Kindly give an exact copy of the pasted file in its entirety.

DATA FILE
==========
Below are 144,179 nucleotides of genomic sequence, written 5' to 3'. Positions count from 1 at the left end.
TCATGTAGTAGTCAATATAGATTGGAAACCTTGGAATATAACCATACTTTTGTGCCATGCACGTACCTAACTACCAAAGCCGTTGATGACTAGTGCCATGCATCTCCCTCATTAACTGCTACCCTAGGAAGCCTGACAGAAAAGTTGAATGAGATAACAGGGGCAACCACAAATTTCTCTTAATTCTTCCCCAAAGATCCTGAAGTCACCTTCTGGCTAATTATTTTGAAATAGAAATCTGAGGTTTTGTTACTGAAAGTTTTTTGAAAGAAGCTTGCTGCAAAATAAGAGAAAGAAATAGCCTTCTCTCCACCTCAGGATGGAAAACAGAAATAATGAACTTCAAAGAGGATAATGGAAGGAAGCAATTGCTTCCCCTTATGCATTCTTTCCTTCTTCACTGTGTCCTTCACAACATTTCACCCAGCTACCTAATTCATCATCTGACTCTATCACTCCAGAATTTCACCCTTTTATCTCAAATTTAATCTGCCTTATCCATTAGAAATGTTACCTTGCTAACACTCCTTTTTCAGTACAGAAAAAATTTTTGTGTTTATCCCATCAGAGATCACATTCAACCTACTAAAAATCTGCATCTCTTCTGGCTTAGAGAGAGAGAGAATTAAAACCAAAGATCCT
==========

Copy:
Below are 144,179 nucleotides of genomic sequence, written 5' to 3'. Positions count from 1 at the left end.
TCATGTAGTAGTCAATATAGATTGGAAACCTTGGAATATAACCATACTTTTGTGCCATGCACGTACCTAACTACCAAAGCCGTTGATGACTAGTGCCATGCATCTCCCTCATTAACTGCTACCCTAGGAAGCCTGACAGAAAAGTTGAATGAGATAACAGGGGCAACCACAAATTTCTCTTAATTCTTCCCCAAAGATCCTGAAGTCACCTTCTGGCTAATTATTTTGAAATAGAAATCTGAGGTTTTGTTACTGAAAGTTTTTTGAAAGAAGCTTGCTGCAAAATAAGAGAAAGAAATAGCCTTCTCTCCACCTCAGGATGGAAAACAGAAATAATGAACTTCAAAGAGGATAATGGAAGGAAGCAATTGCTTCCCCTTATGCATTCTTTCCTTCTTCACTGTGTCCTTCACAACATTTCACCCAGCTACCTAATTCATCATCTGACTCTATCACTCCAGAATTTCACCCTTTTATCTCAAATTTAATCTGCCTTATCCATTAGAAATGTTACCTTGCTAACACTCCTTTTTCAGTACAGAAAAAATTTTTGTGTTTATCCCATCAGAGATCACATTCAACCTACTAAAAATCTGCATCTCTTCTGGCTTAGAGAGAGAGAGAATTAAAACCAAAGATCCT